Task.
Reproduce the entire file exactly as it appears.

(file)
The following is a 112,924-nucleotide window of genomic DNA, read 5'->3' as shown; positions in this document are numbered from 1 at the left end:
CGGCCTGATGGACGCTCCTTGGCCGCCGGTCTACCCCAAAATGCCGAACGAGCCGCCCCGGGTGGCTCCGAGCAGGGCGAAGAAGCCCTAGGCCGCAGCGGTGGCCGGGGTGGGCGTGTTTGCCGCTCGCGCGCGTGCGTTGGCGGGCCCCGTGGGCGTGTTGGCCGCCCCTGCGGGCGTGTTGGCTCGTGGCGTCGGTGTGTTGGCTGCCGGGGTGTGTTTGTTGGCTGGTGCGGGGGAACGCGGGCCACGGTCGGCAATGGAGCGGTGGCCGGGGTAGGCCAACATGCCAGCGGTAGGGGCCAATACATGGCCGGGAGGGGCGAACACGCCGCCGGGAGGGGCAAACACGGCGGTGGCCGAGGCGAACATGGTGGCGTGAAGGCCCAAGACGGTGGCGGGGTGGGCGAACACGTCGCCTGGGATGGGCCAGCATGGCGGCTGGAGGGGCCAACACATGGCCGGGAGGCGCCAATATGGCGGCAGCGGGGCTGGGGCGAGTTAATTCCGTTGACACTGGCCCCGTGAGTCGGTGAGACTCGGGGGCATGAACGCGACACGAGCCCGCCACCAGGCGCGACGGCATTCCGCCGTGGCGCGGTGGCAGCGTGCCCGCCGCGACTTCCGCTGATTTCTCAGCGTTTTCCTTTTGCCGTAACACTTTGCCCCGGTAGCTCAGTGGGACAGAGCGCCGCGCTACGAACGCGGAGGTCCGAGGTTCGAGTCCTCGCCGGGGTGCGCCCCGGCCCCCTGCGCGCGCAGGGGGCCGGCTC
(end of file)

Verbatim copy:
The following is a 112,924-nucleotide window of genomic DNA, read 5'->3' as shown; positions in this document are numbered from 1 at the left end:
CGGCCTGATGGACGCTCCTTGGCCGCCGGTCTACCCCAAAATGCCGAACGAGCCGCCCCGGGTGGCTCCGAGCAGGGCGAAGAAGCCCTAGGCCGCAGCGGTGGCCGGGGTGGGCGTGTTTGCCGCTCGCGCGCGTGCGTTGGCGGGCCCCGTGGGCGTGTTGGCCGCCCCTGCGGGCGTGTTGGCTCGTGGCGTCGGTGTGTTGGCTGCCGGGGTGTGTTTGTTGGCTGGTGCGGGGGAACGCGGGCCACGGTCGGCAATGGAGCGGTGGCCGGGGTAGGCCAACATGCCAGCGGTAGGGGCCAATACATGGCCGGGAGGGGCGAACACGCCGCCGGGAGGGGCAAACACGGCGGTGGCCGAGGCGAACATGGTGGCGTGAAGGCCCAAGACGGTGGCGGGGTGGGCGAACACGTCGCCTGGGATGGGCCAGCATGGCGGCTGGAGGGGCCAACACATGGCCGGGAGGCGCCAATATGGCGGCAGCGGGGCTGGGGCGAGTTAATTCCGTTGACACTGGCCCCGTGAGTCGGTGAGACTCGGGGGCATGAACGCGACACGAGCCCGCCACCAGGCGCGACGGCATTCCGCCGTGGCGCGGTGGCAGCGTGCCCGCCGCGACTTCCGCTGATTTCTCAGCGTTTTCCTTTTGCCGTAACACTTTGCCCCGGTAGCTCAGTGGGACAGAGCGCCGCGCTACGAACGCGGAGGTCCGAGGTTCGAGTCCTCGCCGGGGTGCGCCCCGGCCCCCTGCGCGCGCAGGGGGCCGGCTC